Janine Watson as Jonathan Harker, Mina Murray’s fiancé, who in turn is the obsession of Dracula, convincingly shows the emotional turmoil her character goes through, beginning with his initial hapless meeting with the Count. The only male cast member, Kevin Kiernan Molloy certainly nails it (so to speak) as vampire hunter Van Helsing. Molloy portrays him with much bravado and machismo as here to save the day, but ultimately it is he who poses a threat to those around him; intriguing in this case, he is shown to be the destabilising force.

All the various stage elements of this production seamlessly come together and work extremely well in supporting each other. Katie Sfetkidis‘ dramatic lighting design is a highlight with some memorable moments created from its play with darkness and shadows. Along with Daniel Nixon‘s original score, the emotion of both music and light heighten the tension as the story builds to its climatic conclusion. The sparkling all-black stage design by Eugyeene Teh paired with Tessa Leigh Wolffenbuttel Pitt’s and Teh’s mostly black-and-white costume designs pay further homage to the silent film era.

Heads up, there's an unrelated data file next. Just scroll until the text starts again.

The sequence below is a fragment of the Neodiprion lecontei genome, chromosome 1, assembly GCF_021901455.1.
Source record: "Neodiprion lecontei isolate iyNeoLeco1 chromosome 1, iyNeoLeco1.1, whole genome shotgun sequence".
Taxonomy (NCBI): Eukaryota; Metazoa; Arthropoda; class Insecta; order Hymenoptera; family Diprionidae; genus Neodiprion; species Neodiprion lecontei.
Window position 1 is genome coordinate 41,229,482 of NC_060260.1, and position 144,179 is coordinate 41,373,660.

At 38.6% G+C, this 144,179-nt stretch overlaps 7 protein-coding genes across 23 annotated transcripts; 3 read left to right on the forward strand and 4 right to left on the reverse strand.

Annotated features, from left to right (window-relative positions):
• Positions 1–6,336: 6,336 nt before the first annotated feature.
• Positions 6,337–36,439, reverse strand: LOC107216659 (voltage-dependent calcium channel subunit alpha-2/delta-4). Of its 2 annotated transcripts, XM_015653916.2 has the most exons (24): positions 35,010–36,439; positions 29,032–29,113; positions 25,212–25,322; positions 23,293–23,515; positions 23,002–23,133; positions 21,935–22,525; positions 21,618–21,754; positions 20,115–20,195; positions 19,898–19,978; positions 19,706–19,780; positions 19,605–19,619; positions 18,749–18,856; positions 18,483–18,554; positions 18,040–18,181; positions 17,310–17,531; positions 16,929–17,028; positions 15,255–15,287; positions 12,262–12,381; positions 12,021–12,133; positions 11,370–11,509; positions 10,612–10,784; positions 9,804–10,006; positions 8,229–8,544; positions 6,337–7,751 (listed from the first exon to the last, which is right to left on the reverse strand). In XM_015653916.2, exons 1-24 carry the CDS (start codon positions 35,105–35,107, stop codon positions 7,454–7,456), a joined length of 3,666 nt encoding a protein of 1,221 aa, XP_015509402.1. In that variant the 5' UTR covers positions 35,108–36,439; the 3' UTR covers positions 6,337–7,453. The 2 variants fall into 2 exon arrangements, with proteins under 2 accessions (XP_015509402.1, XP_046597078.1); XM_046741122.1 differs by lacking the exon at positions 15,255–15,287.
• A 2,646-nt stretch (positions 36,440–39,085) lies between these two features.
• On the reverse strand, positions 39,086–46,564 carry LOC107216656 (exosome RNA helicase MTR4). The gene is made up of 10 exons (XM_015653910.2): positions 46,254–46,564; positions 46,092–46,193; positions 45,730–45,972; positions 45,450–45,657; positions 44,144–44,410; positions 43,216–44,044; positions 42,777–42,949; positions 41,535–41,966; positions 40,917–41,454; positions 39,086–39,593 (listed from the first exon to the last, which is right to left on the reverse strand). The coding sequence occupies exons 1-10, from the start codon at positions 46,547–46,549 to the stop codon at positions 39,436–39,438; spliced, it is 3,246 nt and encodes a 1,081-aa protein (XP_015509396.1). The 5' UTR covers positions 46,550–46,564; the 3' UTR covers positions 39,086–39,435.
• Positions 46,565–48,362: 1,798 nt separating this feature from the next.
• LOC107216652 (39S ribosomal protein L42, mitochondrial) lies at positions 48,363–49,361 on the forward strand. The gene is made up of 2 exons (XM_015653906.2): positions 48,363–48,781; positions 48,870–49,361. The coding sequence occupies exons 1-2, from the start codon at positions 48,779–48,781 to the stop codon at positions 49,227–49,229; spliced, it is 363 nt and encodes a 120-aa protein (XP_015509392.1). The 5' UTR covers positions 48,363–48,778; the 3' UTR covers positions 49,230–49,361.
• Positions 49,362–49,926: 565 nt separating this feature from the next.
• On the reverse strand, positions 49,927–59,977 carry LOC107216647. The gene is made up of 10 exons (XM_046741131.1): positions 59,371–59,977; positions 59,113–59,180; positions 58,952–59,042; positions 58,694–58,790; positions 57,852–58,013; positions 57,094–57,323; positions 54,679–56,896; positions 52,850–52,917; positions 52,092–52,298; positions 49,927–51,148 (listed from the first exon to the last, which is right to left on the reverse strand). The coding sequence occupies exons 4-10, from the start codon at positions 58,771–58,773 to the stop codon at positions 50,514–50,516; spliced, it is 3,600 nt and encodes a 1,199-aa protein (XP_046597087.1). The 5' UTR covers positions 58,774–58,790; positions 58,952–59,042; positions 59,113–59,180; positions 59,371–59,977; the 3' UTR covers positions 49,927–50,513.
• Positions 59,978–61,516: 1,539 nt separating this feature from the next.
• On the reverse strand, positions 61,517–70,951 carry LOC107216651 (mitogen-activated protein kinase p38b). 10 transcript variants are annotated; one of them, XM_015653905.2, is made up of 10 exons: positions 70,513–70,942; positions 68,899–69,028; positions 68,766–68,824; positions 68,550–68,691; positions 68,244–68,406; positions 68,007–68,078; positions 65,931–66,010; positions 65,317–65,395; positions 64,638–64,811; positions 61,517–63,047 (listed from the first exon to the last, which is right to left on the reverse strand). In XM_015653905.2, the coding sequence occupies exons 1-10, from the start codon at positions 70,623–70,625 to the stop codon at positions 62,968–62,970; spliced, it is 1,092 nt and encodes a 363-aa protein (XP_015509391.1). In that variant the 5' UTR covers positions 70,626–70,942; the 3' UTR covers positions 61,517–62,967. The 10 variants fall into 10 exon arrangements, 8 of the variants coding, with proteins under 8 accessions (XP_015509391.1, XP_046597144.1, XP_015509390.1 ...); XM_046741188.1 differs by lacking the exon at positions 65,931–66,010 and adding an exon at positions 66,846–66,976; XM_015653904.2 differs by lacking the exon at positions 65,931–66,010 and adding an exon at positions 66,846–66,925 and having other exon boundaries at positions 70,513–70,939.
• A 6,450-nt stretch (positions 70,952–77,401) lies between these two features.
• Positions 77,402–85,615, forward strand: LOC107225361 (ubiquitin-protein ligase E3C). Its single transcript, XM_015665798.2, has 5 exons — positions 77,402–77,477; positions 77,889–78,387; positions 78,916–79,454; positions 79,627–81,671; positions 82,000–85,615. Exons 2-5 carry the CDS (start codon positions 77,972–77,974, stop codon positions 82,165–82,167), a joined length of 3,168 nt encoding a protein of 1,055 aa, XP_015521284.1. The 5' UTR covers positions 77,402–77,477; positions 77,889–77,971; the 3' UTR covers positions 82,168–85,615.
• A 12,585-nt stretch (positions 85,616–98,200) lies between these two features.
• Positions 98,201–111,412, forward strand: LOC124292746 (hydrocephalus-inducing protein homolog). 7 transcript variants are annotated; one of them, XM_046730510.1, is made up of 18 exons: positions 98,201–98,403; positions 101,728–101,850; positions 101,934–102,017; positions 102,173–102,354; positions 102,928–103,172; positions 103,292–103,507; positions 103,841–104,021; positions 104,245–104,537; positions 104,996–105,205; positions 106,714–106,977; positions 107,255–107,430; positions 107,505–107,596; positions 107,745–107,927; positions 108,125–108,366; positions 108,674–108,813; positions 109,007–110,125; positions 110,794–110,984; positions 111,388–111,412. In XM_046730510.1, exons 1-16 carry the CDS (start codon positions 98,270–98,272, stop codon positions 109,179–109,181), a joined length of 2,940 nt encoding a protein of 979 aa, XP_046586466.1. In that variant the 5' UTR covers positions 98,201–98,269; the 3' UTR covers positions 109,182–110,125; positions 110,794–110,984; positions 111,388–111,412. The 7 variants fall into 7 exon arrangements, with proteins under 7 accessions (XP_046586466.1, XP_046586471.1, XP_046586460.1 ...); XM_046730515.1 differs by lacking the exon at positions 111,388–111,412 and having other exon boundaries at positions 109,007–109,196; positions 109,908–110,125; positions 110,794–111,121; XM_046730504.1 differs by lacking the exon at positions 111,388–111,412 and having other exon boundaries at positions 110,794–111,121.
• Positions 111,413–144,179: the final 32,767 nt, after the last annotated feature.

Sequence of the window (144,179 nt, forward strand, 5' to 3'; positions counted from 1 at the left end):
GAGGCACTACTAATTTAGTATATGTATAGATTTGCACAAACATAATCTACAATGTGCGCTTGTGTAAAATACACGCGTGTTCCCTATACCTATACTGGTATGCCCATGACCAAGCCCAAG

The Little Ones Theatre‘s winning streak of creating unique theatrical experiences therefore continues here with this production of Dracula. While we may be familiar with the gothic and erotic nature behind the famous story, the striking camp and queer elements the company explores ensures that this retelling retains a high level of surprises and entertainment for audiences.

Venue: Theatreworks, 14 Acland St, St Kilda

Season: Until 14 November | Wed- Sat 8:00pm

Tickets: $35 Full | $25 Conc

Bookings: Theatreworks

Image by Sarah Walker

REVIEW: Meme Girls

Exploring the black hole of Youtube

By Myron My